In our office, we often discuss the pros and cons of new tech.  So when Elon Musk’s new Hyperloop preliminary design study came out on Monday, it was an obvious source of discussion.

 

While some of us (*cough* Rik) have some doubts about the Hyperloop concept, we can agree that a very attractive design could be reached by incorporating the Hyperloop and Maxi Taxi design concepts into one (see Rik’s blog entries about the Maxi Taxi concept on the M&O website – a summary can be found here).

 

With the Hyperloop’s potential advances in speed, and Maxi Taxi’s pillars of standardization and door-to-door public transportation, there is potential for a commuter’s dream.  In the joint concept, a standardized carpooling taxi design that is road-worthy and Hyperloop-worthy could enter the Hyperloop and be transported at high speeds to another city (the sweet zone is a city that is several hundred miles away by Musk’s estimates) where the taxi would disembark the Hyperloop and drop off passengers at their destinations within the city.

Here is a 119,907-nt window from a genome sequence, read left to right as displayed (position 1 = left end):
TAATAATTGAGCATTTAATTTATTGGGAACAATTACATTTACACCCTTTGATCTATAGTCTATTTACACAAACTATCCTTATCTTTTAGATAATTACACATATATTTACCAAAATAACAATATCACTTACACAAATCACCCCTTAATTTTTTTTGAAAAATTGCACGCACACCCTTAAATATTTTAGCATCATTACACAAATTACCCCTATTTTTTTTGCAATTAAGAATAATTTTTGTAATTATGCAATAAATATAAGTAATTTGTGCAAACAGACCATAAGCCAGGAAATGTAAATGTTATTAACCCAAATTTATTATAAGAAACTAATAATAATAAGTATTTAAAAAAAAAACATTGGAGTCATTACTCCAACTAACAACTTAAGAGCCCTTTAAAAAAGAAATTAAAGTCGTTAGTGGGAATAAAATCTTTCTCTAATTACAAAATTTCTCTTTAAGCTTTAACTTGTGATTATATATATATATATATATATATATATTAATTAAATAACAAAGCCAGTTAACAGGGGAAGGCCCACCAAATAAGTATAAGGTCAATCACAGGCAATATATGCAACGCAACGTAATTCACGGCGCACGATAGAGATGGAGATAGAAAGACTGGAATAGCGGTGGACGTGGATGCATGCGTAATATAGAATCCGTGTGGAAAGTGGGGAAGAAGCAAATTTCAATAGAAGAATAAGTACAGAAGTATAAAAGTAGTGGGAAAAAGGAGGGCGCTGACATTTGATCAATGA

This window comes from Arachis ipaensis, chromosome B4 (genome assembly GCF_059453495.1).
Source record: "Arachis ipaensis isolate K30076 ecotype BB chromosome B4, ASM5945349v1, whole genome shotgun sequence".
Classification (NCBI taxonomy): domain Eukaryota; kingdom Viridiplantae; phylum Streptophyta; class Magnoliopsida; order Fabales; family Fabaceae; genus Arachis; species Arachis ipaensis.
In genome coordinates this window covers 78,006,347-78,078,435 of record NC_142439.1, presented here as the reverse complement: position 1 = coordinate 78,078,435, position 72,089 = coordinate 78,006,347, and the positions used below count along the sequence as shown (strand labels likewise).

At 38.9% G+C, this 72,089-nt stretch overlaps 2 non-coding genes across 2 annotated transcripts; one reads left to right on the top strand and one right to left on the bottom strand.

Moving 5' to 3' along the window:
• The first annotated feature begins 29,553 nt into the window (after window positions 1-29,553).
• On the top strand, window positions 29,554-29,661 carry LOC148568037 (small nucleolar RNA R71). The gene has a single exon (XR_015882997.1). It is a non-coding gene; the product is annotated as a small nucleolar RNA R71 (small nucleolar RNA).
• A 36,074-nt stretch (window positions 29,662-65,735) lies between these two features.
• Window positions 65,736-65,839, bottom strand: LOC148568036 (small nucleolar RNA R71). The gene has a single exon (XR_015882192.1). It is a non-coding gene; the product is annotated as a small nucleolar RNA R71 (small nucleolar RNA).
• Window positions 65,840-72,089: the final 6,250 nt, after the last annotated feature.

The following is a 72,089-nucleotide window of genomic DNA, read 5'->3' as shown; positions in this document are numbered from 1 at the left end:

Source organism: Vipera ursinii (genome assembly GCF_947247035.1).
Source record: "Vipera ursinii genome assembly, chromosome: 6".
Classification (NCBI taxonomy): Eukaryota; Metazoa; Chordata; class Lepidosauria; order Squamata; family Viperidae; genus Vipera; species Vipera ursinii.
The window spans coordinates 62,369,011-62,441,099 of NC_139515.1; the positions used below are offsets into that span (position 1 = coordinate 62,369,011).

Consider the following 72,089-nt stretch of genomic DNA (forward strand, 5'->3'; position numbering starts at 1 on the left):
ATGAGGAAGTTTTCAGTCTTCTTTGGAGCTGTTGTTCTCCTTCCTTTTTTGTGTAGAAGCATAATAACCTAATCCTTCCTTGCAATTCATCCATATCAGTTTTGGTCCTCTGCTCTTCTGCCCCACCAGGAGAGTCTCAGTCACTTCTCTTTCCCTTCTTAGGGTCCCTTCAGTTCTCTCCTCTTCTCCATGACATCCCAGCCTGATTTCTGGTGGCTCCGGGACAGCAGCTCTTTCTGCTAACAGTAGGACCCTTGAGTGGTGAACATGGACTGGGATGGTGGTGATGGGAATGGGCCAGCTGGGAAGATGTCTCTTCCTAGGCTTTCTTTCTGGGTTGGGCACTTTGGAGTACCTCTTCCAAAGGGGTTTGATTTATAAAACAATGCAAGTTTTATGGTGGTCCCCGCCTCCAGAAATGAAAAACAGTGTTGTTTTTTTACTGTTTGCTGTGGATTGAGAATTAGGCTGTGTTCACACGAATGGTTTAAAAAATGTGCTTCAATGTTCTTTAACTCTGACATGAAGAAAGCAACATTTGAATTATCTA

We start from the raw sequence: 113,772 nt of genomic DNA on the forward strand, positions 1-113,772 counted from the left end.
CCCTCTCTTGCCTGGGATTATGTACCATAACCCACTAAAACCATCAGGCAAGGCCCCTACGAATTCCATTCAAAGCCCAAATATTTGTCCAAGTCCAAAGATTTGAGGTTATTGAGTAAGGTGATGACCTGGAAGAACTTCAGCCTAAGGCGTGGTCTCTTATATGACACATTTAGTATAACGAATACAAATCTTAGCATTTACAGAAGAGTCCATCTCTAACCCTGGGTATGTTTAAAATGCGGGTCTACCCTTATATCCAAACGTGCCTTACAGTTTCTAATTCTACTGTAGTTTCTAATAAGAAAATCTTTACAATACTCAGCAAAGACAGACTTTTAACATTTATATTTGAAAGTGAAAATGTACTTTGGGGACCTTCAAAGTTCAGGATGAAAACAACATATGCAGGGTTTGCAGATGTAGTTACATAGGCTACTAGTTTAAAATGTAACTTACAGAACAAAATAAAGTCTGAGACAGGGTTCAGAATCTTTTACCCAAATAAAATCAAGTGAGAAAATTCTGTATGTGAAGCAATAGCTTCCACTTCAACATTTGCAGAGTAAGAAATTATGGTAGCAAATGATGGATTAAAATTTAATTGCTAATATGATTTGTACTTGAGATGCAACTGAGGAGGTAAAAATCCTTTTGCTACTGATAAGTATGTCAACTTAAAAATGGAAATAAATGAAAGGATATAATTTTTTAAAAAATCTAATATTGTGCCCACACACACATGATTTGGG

The image above shows the major components of a Hyperloop capsule (air compressor in front, passenger compartment in middle, battery component in back, air bearings at bottom).  Musk has already posited that the passenger compartment may be modified to accommodate cars.  Now enter a standardized vehicle design like the Maxi Taxi.

 

 

The Maxi Taxi concept has been developed with a maritime component so far, where the taxis converge on a ferry and passengers get new car assignments to their ultimate destinations.  The reassignment represented savings in commute time since pick-up locations and drop-off locations would be grouped independently, resulting in shorter routes for the taxis. This was also cool since the passengers were still moving towards their destination (via the ferry) as they completed the switch to new taxis.

 

In a joint Hyperloop / Maxi Taxi concept, the system could work with taxi reassignment at either the entrance or exit to the Hyperloop.  However, the actual switch would take time and probably could not occur during transit in the Hyperloop, so would represent a time loss.

 

Alternatively, the system could skip the reassignment stage.  This would sacrifice some efficiency and would result in longer routes for the taxis when going to and coming from the Hyperloop.  However, the time savings of the speedy Hyperloop would make this increase in travel time marginal.

 

A Hyperloop / Maxi Taxi concept also has implications for the locking system on the Maxi Taxi design concept, which may be explored in a future Maxi Taxi blog.

 

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